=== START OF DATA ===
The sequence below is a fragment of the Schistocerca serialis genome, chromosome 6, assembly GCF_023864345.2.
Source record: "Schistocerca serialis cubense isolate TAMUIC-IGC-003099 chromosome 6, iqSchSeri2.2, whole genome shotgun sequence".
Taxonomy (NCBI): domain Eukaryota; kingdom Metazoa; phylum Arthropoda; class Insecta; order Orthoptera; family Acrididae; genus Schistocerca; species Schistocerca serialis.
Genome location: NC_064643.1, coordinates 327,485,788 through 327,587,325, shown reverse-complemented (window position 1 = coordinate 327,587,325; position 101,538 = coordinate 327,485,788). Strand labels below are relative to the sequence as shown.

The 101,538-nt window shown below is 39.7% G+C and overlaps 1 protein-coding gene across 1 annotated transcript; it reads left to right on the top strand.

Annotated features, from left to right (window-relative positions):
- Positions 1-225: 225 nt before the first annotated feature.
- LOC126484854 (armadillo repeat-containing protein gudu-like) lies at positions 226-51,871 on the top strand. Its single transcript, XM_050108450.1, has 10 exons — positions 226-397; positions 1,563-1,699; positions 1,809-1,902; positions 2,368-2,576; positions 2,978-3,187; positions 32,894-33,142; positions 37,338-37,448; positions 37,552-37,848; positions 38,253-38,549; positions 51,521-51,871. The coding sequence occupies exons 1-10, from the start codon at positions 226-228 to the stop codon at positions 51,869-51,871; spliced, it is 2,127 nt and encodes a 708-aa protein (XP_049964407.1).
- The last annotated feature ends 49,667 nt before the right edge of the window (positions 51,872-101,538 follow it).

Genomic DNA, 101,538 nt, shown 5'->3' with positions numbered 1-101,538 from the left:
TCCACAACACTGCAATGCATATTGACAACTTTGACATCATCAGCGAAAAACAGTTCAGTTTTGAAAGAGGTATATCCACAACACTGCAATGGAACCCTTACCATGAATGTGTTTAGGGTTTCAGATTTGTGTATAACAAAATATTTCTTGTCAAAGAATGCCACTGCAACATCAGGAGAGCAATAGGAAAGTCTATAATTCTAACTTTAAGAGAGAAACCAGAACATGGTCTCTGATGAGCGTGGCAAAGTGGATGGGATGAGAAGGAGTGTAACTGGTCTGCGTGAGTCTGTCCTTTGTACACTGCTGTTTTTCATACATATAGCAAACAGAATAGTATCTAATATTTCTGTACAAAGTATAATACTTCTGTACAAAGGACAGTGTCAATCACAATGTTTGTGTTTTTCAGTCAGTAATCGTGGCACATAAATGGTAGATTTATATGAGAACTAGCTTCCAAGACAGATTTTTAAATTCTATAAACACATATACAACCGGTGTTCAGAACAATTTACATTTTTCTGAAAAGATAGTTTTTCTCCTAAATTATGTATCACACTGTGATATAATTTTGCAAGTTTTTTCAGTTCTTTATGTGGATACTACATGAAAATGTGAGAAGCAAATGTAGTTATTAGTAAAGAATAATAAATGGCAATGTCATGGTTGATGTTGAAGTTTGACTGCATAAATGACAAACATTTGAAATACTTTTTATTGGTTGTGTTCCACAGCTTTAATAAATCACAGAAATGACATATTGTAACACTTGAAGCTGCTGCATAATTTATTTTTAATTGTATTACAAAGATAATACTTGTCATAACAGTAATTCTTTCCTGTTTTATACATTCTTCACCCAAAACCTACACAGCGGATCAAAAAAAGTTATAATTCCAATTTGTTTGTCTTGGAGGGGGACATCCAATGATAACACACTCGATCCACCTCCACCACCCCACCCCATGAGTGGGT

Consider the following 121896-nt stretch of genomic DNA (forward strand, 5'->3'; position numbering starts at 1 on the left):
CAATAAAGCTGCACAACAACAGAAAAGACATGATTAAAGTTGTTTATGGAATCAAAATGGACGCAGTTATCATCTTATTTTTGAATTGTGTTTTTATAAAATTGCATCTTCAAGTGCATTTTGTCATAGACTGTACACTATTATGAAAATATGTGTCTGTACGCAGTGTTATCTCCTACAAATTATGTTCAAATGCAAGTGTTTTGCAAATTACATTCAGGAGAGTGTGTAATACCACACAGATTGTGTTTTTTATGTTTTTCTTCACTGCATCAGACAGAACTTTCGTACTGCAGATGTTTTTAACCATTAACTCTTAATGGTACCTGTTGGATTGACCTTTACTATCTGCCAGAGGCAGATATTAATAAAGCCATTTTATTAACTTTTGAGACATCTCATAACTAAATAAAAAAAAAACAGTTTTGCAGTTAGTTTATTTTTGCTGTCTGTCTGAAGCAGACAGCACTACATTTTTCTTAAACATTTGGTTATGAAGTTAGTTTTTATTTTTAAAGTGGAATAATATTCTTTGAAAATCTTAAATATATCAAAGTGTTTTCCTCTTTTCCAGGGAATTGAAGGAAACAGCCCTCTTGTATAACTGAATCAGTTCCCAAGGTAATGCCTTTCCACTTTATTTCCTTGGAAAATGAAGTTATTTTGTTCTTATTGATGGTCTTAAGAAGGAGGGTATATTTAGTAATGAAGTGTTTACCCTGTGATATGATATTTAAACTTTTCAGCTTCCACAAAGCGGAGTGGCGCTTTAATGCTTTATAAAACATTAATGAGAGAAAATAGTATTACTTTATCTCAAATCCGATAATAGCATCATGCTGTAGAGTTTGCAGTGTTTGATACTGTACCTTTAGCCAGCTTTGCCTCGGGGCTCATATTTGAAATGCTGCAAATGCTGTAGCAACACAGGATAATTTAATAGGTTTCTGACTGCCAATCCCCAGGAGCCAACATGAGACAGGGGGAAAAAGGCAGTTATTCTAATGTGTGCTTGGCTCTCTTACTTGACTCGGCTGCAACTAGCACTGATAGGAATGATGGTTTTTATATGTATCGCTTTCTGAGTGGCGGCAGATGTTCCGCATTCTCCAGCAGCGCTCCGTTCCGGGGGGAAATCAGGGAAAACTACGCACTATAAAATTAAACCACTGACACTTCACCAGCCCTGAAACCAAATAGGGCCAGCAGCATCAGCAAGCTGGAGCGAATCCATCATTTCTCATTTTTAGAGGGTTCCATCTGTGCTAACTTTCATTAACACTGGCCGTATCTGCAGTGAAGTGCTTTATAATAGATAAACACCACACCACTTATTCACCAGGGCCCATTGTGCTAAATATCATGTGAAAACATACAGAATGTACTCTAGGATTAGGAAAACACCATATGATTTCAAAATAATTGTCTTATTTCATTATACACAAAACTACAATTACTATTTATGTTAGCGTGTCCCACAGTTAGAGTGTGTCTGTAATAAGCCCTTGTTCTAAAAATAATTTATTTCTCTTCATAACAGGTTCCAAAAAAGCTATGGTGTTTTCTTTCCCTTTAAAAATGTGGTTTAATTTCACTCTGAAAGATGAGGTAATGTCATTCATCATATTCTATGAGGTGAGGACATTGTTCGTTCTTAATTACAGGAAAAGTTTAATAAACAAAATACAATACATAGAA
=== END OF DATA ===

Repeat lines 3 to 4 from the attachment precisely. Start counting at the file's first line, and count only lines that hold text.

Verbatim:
Taxonomy (NCBI): domain Eukaryota; kingdom Metazoa; phylum Arthropoda; class Insecta; order Orthoptera; family Acrididae; genus Schistocerca; species Schistocerca serialis.
Genome location: NC_064643.1, coordinates 327,485,788 through 327,587,325, shown reverse-complemented (window position 1 = coordinate 327,587,325; position 101,538 = coordinate 327,485,788). Strand labels below are relative to the sequence as shown.